The historic Del Paso Country Club will host the 2015 United States Senior Open Championship during the week of June 22. This prestigious United States Golf Association event will be one of the largest and most significant sporting events to ever take place in Sacramento. Without a doubt, it will be Sacramento’s greatest golfing event.
It is expected that more than 150,000 spectators will attend the tournament, which will generate an estimated $17 million for the region’s economy. Sacramento will be on stage to the world, with week-long coverage of the event televised nationally and internationally. Del Paso Country Club, along with the city of Sacramento and the many local businesses that have supported the enormous effort to make this event possible should be applauded. Likewise, credit should go to the USGA for recognizing and rewarding Sacramento for historically being a great supporter of golf at every level. With over 30 courses available for public play in a 30-mile radius, our region is more accessible and affordable than anywhere else in California.
For Del Paso Country Club, playing host to prestigious golf events is not something new. Opened in 1916, the course was considered a true championship test of golf and regularly hosted golfing legends such as Tommy Armour, who won the 1928 Sacramento Open with a course record 66. In years between 1957 and 1982, the club hosted four USGA national women’s championships, culminating with the 1982 U.S. Women’s Open Championship.
While Sacramento’s greatest golf events may have been a part of the course’s past, it was not to be part of its future. Over the two decades that followed, advances in club and ball technology caused the slow death of the once great course. Even when I first played the course as part of my design research for the soon-to-be Granite Bay Golf Club, it was evident that Del Paso was struggling to keep up. By the time we moved our family and design business to the area in 1997, the club could no longer challenge low-handicap amateurs, much less professionals.
Then in 2001, my office phone rang, and on the line was Cliff Hutchinson, then-general manager of Del Paso, who asked that I make a proposal for some small modifications to the club’s practice tee. During my visit, I discussed the past and present with then-president Mel Rapton and longtime club professional Mike Green. A vision for the future was conspicuously absent from our conversation.
After all, the club had retained course designer Sam Whiting (of Olympic Club fame) to reroute and lengthen the course in the 1930s. In the 60 years to follow, a handful of other designers were enlisted to lengthen tees and push back greens. The club concluded there were no further opportunities to expand the old course. The future of the club was destined to be memories of the past.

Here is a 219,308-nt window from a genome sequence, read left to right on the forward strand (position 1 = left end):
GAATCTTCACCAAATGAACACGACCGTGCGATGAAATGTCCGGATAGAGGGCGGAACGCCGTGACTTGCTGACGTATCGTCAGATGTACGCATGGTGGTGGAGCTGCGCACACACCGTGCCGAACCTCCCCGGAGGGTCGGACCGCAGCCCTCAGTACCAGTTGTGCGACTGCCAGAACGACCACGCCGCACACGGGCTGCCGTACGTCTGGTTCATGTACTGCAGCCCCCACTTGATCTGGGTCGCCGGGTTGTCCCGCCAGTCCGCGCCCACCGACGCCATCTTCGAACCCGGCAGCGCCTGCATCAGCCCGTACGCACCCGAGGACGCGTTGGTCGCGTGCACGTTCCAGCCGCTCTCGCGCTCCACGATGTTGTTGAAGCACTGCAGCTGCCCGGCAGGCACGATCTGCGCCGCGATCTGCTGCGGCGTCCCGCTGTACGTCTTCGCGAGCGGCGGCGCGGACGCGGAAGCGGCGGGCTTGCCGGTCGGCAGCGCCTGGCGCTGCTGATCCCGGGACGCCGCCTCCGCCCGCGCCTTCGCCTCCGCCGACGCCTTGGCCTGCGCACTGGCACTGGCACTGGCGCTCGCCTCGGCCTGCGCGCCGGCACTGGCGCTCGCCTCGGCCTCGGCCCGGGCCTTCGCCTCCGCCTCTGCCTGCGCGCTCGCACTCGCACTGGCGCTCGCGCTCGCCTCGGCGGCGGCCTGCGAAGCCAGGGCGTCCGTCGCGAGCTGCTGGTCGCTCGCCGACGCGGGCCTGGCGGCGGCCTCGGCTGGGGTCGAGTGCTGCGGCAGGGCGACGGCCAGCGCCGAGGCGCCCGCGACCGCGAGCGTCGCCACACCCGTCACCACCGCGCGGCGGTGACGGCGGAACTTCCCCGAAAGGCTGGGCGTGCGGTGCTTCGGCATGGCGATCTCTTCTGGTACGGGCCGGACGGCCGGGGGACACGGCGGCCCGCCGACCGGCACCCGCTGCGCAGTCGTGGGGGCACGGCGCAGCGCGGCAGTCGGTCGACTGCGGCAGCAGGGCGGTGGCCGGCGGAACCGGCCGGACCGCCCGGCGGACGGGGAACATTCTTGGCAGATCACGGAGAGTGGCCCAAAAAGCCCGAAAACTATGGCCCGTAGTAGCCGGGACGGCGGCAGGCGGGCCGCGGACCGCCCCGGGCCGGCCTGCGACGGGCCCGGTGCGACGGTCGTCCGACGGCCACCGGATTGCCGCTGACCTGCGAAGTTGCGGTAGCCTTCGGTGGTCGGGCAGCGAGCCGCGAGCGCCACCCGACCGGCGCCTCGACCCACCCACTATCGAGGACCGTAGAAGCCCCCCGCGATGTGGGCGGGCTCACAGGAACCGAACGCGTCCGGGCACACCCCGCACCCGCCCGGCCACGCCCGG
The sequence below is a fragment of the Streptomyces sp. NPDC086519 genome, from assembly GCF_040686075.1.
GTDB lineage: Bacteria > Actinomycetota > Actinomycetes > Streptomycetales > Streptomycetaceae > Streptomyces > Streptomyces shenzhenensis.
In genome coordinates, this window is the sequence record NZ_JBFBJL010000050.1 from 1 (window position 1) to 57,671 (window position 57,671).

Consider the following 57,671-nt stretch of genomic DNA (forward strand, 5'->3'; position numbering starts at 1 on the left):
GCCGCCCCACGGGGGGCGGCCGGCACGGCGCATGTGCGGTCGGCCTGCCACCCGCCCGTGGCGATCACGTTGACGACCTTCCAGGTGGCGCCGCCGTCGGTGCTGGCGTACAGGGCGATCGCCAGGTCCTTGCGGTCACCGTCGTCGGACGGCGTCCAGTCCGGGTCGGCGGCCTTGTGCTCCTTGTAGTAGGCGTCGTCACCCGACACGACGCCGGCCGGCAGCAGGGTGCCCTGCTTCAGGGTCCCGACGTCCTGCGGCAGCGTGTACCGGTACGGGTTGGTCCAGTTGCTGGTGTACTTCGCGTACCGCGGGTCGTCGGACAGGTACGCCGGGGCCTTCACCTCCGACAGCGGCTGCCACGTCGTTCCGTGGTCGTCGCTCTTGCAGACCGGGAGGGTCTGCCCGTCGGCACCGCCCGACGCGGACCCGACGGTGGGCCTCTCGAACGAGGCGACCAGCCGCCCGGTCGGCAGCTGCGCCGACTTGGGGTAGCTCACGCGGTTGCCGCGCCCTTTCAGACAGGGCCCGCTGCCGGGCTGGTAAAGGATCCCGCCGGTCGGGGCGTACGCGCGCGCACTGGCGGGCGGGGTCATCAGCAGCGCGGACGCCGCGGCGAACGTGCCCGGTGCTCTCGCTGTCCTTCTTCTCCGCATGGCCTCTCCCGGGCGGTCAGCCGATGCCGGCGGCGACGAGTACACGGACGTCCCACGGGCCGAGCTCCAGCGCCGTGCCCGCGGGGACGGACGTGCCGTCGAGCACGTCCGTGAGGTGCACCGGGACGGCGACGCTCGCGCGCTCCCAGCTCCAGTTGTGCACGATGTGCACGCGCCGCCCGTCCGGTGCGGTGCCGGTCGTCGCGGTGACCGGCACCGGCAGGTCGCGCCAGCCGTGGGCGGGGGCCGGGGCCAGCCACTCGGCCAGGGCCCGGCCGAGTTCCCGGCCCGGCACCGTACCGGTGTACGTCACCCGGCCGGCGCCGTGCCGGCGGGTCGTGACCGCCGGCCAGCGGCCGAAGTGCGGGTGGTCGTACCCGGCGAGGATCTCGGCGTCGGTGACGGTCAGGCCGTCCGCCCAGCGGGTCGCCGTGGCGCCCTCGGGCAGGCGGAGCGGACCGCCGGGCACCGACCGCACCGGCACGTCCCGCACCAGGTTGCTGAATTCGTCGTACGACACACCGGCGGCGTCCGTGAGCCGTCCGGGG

But the story was not meant to end there. While our fateful meeting was to focus solely on enlarging a teeing ground, our conversation eventually led to a broader vision of redesigning and reconstructing the entire 160 acres to re-establish Del Paso as the premier country club in Sacramento. Taking a comprehensive design approach to the existing property and by rerouting the holes, it became possible to lengthen the course by more than 800 yards, add a full-length practice facility and provide additional parking.
In the 1,800 days following that first conversation, the new 18-hole master plan was approved and funded by the membership, the course was redesigned and reconstructed and a new chapter in the history of Del Paso was written.
Success is always achieved when ability, opportunity and commitment are in harmony. The new design demonstrates Del Paso’s ability to thrive in the competitive Sacramento market. Del Paso’s renaissance was recognized and rewarded by the USGA. Their long-standing relationship was rekindled by the club hosting U.S. Open qualifying events and now with the 2015 U.S. Senior Open.
The USGA has given the club a fresh vision through its championship set-up of the new course. The fairways have been drastically narrowed, the rough grass grown long and the green surfaces made firm and fast for some of the greatest golfers of our time.
In this, Del Paso Country Club’s 100th year of operation, the future is bright. Sunday evening after the champion has been crowned and the fans have departed, the final exciting chapter of the 2015 U.S. Senior Open will have been written. More significantly, by the USGA bringing Sacramento’s greatest golfing event back to Del Paso, they will have succeeded in providing the perfect ending to the first century — and the perfect beginning to the second.